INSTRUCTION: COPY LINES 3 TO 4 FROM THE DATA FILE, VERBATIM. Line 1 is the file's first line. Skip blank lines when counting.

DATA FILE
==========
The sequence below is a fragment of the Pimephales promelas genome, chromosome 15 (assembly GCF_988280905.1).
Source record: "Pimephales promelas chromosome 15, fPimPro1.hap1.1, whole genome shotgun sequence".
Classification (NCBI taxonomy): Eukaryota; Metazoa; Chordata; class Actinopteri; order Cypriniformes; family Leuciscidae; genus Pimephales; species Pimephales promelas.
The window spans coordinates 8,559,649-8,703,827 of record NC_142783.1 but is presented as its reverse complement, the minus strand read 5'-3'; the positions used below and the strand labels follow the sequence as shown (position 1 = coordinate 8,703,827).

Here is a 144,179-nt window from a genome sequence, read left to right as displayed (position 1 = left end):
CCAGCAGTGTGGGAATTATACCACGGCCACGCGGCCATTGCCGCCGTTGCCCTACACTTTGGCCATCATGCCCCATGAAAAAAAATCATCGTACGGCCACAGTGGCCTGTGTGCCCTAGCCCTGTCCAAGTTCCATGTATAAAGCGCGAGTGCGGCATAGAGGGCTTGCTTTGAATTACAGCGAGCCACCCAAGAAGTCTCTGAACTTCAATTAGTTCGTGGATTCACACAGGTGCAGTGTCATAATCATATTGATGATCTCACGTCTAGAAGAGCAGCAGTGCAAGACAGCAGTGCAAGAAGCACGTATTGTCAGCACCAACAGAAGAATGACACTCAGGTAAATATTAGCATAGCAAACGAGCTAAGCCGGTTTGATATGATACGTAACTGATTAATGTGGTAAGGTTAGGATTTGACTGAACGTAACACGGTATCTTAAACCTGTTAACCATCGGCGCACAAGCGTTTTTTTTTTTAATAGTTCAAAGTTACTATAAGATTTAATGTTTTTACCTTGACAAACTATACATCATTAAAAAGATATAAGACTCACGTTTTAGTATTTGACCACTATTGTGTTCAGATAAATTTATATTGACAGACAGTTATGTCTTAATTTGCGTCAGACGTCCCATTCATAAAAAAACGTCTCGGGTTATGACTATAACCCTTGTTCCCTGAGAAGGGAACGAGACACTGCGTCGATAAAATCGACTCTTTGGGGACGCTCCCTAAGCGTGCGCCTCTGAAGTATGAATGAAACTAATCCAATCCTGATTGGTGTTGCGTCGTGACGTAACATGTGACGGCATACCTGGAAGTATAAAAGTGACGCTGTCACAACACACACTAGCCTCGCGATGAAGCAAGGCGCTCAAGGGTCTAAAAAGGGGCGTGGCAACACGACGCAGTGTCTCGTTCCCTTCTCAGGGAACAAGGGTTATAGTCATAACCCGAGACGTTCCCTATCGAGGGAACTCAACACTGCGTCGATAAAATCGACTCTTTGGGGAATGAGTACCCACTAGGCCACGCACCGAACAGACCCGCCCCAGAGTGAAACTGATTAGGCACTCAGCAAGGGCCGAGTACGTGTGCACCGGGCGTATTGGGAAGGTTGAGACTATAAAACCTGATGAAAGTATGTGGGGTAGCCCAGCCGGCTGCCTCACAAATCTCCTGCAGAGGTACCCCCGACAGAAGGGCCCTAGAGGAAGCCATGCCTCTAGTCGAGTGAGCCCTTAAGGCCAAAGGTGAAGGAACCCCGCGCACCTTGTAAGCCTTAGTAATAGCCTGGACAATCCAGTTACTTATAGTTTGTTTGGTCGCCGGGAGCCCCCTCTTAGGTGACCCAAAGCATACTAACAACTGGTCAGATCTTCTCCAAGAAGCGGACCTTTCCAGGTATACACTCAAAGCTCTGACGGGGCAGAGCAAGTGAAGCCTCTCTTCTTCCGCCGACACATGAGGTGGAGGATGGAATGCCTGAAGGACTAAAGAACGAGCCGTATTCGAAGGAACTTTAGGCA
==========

Classification (NCBI taxonomy): Eukaryota; Metazoa; Chordata; class Actinopteri; order Cypriniformes; family Leuciscidae; genus Pimephales; species Pimephales promelas.
The window spans coordinates 8,559,649-8,703,827 of record NC_142783.1 but is presented as its reverse complement, the minus strand read 5'-3'; the positions used below and the strand labels follow the sequence as shown (position 1 = coordinate 8,703,827).